none. Best known these days are of course Western Electric and Altec Lansing.
As Joe Roberts ( Sound Practices ) says: “WE pretty much covered it all….”

W.E. often used the output tube types as rectifiers too in the early days.
Probably with maintenance and service in mind. ( Boy – Who would want to use a NOS 205D’s or 300A’s as rectifiers today ? – goose skin raises in the Joe community)
A lot of iron ( Transformers ) went into the early designs.
WE often used input and interstage transformer, but did not always used these transformers as phase inverters. Possible due to the variation of winding technique/machines at the time.
In my humble opinion the best phase splitters are transformer based or the split load concertina.
( In that order if well designed )
WE used advanced steels very early on and their winding technique were some of the best at the time.
These guys, upon which shoulders we all stand – did good, didn’t they ?
Hats of to Western Electric…again and again….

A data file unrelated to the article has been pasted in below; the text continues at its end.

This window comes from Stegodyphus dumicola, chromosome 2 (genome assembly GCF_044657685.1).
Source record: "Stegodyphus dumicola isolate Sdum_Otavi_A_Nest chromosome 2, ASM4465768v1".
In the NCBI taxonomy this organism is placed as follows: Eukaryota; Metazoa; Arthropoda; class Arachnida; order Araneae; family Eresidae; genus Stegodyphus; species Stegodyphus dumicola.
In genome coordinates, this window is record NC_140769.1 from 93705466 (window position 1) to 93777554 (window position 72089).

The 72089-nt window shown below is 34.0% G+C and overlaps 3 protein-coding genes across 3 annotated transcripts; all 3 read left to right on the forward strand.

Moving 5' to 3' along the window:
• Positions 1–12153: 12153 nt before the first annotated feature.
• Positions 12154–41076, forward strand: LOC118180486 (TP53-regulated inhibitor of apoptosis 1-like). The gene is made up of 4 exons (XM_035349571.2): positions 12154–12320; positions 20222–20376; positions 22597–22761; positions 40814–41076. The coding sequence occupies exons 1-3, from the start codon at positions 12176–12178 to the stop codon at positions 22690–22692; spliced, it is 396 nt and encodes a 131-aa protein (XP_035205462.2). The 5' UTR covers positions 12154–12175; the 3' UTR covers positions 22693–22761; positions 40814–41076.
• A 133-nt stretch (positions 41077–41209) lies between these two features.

Now, we may be lead to think that  Western Electric and affiliated were the only ones contributing to the developments in audio. Of course it was not so, not at all, but a number of factors seems to have fainted Europe from the map of audio history. Firstly the American companies had a huge home market to supply. European companies would mainly deliver to their own individual home markets. This meant that the sheer number of  items to survive to present days, is much much less in Europe. The war in Europe 1939-45 meant further destruction and the lack of materials following after WW2, meant that the major parts of components were recycled and other vice put into reuse when possible. The reconstruction of Europe and the modernization that followed meant that what was left from the past would in general be replaced by new items.and even schematics and datasheets for the former technology were no longer needed. Most were dumped from the archives. Today it is very difficult to find vintage European amplifiers, even schematics of such older than the 1970’s are often hard to come by. In USA churches, small studios, theaters and cinemas kept the stuff going, to such a content, that we even to this day, from time to time find old Altec’s and similar equipment in use.